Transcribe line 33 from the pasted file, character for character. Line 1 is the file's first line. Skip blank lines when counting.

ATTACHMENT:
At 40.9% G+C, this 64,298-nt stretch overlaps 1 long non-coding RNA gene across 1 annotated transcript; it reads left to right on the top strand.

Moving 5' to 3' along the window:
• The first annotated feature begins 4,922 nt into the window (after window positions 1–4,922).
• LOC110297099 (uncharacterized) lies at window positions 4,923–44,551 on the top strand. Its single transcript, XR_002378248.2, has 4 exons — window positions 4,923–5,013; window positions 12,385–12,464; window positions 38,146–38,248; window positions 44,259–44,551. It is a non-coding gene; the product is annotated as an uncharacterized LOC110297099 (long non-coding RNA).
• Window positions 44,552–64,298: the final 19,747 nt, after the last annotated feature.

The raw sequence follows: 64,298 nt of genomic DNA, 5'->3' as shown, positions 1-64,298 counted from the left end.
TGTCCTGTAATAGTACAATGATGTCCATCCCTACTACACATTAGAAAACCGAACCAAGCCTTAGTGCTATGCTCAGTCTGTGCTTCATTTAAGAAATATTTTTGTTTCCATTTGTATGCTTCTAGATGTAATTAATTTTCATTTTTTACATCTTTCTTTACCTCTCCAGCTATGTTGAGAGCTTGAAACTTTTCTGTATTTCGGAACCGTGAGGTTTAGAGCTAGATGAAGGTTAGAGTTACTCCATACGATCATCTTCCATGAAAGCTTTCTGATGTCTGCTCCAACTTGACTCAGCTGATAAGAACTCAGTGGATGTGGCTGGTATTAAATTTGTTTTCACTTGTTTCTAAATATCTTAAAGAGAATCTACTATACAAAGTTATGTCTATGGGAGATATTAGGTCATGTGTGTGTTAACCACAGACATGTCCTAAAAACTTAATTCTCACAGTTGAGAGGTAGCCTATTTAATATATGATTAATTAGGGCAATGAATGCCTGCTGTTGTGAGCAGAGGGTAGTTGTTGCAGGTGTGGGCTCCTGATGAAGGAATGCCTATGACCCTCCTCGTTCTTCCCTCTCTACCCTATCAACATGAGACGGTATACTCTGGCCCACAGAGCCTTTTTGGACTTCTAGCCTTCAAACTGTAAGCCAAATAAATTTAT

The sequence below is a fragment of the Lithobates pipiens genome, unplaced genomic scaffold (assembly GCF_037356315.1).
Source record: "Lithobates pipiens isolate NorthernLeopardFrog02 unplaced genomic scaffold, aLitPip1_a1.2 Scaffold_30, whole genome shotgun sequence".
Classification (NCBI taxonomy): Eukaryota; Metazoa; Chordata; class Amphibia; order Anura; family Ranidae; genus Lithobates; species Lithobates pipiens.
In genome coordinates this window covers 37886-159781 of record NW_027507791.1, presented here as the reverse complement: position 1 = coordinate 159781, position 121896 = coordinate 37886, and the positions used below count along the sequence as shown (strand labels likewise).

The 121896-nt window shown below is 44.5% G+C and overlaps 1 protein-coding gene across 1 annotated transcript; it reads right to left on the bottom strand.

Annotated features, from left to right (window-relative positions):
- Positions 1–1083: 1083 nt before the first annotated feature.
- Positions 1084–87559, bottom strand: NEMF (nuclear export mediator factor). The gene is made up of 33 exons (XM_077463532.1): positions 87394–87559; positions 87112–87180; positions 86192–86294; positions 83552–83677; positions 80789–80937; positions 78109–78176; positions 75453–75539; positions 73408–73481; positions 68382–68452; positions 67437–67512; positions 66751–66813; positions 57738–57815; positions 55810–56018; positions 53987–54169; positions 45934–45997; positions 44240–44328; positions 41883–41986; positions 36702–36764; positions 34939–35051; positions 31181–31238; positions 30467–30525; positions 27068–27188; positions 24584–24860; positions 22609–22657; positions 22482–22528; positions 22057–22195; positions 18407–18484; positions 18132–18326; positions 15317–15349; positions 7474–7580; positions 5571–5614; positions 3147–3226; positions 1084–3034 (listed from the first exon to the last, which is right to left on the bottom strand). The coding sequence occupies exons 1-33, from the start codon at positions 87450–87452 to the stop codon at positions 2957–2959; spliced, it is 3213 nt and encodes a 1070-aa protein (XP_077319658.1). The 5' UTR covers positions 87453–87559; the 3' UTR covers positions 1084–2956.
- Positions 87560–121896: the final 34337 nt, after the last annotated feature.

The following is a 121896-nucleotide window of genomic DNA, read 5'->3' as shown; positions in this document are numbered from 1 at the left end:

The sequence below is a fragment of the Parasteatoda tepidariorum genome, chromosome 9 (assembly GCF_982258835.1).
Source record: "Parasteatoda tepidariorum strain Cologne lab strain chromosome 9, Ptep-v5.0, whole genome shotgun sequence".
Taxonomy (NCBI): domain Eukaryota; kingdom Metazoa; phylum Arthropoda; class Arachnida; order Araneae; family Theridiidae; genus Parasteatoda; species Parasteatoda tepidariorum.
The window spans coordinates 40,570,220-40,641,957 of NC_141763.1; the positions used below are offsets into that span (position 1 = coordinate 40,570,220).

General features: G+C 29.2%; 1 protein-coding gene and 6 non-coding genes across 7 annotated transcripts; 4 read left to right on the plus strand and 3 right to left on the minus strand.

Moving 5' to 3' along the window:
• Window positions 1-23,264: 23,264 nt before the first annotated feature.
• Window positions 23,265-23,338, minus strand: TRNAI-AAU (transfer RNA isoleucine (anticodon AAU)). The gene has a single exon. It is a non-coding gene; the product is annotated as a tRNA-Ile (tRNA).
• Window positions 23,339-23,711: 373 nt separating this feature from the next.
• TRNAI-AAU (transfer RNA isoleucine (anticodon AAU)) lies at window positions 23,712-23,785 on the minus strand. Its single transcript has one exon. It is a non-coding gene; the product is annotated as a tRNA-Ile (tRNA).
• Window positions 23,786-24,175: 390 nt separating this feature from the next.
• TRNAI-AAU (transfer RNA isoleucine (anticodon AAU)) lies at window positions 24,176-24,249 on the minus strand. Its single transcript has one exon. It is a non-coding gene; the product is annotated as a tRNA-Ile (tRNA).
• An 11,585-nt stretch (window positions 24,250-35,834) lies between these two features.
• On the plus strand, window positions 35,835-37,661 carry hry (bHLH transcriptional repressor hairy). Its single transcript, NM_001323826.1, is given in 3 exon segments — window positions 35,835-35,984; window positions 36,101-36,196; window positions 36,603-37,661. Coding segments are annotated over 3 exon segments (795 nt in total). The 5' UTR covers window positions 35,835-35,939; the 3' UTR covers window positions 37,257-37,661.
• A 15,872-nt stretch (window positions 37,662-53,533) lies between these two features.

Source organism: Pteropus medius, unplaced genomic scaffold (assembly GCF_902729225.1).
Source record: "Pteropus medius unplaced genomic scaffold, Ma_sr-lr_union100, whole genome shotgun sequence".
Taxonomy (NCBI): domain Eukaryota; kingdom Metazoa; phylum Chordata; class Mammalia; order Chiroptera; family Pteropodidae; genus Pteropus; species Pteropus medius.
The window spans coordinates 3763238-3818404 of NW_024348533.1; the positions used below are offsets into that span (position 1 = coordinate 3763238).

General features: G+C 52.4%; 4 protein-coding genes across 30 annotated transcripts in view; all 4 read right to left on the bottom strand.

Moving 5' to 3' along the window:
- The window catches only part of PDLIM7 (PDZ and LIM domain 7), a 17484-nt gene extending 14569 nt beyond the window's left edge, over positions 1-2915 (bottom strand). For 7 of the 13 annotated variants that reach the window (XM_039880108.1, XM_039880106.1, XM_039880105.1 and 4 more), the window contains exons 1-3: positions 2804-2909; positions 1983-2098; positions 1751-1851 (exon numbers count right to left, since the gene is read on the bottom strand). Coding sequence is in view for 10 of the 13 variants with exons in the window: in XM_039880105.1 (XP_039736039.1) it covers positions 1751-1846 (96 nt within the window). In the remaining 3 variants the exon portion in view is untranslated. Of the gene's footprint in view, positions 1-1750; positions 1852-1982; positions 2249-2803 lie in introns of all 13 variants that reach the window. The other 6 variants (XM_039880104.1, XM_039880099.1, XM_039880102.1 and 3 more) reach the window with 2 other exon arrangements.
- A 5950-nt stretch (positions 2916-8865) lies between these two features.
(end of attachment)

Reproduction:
Source organism: Pteropus medius, unplaced genomic scaffold (assembly GCF_902729225.1).